A taste of art

Wright State’s annual ArtsGala showcases renovated Creative Arts Center

By Brennan Burks

In my freshman year of college, I lived across the street from the creative arts buildings: recital halls, grand stages, black box theatres, the music library, and the art museum. There hasn’t been another time span in my life when I was so openly and frequently exposed to creative expression. That year, I saw a traveling exhibit on Andy Warhol, the opera The Magic Flute, the orchestral concert Appalachian Spring, the ballet Serenade, an intimate black-box performance of “A Streetcar Named Desire,” and a jolting, full-stage production of Rent. Every one of these experiences was curated, mostly staffed, and produced by students at a state university campus in a small Midwestern town.

Sometimes I miss those days—days without Netflix—but I know that I will never live across the street from those creative arts buildings again, and thus it will be rare for me to stumble upon an enchanting evening of art. Fortunately, Wright State University’s 18th annual ArtsGala offers an immense artistic palette. What better chance to experience a world of entertainment and to provide an opportunity to make someone’s creative dreams a reality?

The idea for the WSU event originated in 2000. Stuart McDowell, professor and artistic director in the Department of Theatre, Dance, and Motion Pictures, says he and a few other creative arts faculty members were tasked with finding a way to bring together each of their crafts in an effort to attract more community members and highlight student work.  “From the beginning, it has always been about collaboration,” McDowell says, “and it has always been about the students.”

While many universities and creative institutions offer a full spectrum of art performances in a given year, McDowell says the individual fields often compete for funding, space, and attention.

“This program is not only unique locally, but throughout the country as well, because very few programs in the arts collaborate as substantially as we do,” McDowell says, noting this event is emblematic of the arts at Wright State in two ways. First, guests will have an evening of performances ranging from “A Midsummer Night’s Dream” and Dolly Parton’s Broadway musical 9 to 5 to a mini film festival and complimentary portrait paintings. Second, the evening’s activities will take place in the newly revamped Creative Arts Center (CAC), which now, after roughly two years of renovation, connects every one of the University’s creative arts within one expansive structure. “This building is the culmination of our collaborative spirit, and this event showcases our collaborative, creative efforts,” McDowell says. After undergoing a $30 million modernization and expansion, the CAC has new art galleries, dance studio, a stage combat room, refurbished performance stages, updated acoustics, and a newly imagined commons space to welcome students, artists, and guests.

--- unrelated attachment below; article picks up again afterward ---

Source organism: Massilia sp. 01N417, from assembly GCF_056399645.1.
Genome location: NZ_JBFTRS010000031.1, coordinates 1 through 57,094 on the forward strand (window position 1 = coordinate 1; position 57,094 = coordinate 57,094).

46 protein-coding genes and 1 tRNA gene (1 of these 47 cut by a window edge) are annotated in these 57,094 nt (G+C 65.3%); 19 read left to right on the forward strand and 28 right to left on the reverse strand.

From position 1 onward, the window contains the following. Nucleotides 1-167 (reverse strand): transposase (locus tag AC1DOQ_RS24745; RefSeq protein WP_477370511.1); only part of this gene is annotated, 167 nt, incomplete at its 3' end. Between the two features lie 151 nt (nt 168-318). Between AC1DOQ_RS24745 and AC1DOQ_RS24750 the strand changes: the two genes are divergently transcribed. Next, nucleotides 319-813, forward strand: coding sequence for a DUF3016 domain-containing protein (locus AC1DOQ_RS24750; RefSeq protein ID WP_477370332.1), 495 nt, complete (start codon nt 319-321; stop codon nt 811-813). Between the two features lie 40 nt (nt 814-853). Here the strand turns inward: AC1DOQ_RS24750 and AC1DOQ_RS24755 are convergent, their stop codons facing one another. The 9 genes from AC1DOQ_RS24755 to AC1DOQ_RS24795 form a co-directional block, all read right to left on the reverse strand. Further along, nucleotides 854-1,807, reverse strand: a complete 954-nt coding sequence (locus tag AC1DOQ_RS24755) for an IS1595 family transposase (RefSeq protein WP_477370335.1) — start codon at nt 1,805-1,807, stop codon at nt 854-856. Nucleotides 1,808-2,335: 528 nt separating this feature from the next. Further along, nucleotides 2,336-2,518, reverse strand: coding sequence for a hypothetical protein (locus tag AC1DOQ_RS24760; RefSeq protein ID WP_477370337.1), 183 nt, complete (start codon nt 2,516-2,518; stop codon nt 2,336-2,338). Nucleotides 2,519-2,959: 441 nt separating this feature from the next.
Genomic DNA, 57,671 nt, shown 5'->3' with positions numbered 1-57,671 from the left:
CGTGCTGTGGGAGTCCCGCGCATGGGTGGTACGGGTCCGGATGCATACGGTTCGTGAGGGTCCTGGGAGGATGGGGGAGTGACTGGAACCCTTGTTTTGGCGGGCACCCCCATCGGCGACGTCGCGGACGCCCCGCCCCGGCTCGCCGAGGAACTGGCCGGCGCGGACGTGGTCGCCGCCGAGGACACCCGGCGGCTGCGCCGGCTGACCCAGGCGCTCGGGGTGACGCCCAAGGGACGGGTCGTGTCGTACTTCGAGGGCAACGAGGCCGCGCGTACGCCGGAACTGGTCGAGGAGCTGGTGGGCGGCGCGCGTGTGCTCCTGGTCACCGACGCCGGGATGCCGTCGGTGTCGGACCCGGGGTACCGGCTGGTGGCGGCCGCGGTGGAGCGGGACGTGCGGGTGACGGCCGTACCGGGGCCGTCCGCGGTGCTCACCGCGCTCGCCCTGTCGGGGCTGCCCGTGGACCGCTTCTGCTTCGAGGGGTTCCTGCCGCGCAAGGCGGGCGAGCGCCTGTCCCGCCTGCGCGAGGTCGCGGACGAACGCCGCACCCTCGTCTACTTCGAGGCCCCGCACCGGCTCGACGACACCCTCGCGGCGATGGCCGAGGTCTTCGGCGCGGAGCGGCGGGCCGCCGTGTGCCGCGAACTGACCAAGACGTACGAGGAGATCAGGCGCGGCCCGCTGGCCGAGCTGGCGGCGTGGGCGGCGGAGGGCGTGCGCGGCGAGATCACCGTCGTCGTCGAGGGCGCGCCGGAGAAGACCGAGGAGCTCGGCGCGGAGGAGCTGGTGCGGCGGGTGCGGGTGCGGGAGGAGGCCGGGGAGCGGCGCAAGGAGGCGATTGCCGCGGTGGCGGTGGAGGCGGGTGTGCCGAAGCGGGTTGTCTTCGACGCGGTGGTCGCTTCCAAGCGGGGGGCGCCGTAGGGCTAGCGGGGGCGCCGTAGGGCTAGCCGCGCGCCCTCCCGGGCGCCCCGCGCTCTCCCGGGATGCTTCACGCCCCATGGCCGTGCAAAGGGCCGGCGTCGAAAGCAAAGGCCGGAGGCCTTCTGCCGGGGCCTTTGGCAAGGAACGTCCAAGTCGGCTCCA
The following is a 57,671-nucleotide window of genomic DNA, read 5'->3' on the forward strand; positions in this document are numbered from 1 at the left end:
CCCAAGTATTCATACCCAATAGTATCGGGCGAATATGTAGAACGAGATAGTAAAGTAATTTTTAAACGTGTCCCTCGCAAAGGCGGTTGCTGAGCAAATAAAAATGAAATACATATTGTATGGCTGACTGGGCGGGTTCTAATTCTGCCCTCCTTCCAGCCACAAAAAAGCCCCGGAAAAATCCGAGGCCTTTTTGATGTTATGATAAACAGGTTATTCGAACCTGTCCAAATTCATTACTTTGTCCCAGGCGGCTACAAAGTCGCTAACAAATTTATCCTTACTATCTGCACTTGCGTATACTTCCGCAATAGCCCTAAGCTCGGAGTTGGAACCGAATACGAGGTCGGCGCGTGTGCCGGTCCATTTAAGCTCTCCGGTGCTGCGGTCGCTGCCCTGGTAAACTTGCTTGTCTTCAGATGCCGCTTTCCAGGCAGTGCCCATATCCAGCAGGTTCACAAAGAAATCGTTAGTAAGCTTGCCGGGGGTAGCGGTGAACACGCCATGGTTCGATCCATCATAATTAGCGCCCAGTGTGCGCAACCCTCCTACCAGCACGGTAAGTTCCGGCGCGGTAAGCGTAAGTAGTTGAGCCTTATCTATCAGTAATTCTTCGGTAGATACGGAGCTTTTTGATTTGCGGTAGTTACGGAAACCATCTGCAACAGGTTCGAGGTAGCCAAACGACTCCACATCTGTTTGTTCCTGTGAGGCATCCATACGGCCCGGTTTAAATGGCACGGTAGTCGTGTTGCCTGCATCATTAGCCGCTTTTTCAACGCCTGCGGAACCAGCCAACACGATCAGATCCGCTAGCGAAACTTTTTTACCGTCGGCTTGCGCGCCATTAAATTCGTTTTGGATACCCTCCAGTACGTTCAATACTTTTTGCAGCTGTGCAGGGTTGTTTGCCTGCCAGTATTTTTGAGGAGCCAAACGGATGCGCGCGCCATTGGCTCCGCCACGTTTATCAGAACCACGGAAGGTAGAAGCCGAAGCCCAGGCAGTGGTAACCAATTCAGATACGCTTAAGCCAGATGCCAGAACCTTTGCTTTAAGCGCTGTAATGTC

But don’t assume from the selection of almost 30 different performances that this showcase is bite-sized. From 6 p.m. to midnight, there is more to do than one could hope to consume in a single sitting—and that’s the intent. “There is no way to get to every show,” says Jennie Buckwalter, assistant dean of the College of Liberal Arts and coordinator of the ArtsGala for the last 12 years. In fact, every corner of the event is set up so guests can have as full as an experience as possible. “Each space is like its own venue,” she says, “and will have its own fine dining, live performances, and opportunities to interact with the student-artists.”

While the lamb lollipops and dance finale have been guest favorites in the past, what tops off the evening is the student connection.

“The students you see performing directly benefit from your being there, as all of our net proceeds go directly to student scholarships,” Buckwalter explains. And this is no small sum. Over ArtsGala’s 17-year history, it has generated more than $2.2 million in scholarship support for creative arts students.

One student whose creative education is a direct result of this event is Stephen Monath. In his fourth year at Wright State as a music education and percussion performance major, Monath says he wouldn’t have the opportunity to pursue his musical passion and his aspiring career in music education without support from the ArtsGala scholarships.

“I’m a student teacher, a student, and I teach band at a local high school, but I still have to pay rent and tuition and buy books,” Monath says, “and these scholarships make it possible for me to do all of these things—and still play music.” Monath’s excitement for the event-packed ArtsGala is as evident as his gratitude for the support he has received. “This event is a chance to experience great live performances—it’s hard to beat that—about different artists working together and interacting and, most importantly, about the artists, the students, having a chance to say thank you,” he says.

So if like me, you don’t live across the street from creative arts buildings, consider this an opportunity to experience an enchanting evening with a taste of art for everyone.

Wright State University’s 18th annual ArtsGala will take place Saturday, April 8 from 6 p.m.midnight in the Creative Arts Center at Wright State University, 3640 Colonel Glenn Hwy. in Fairborn. Tickets range from $250-$550. For tickets and more information, please call 937.775.5512 or visit Wright.edu/ArtsGala.

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Reach DCP freelance writer Brennan Burks at BrennanBurks@DaytonCityPaper.com.

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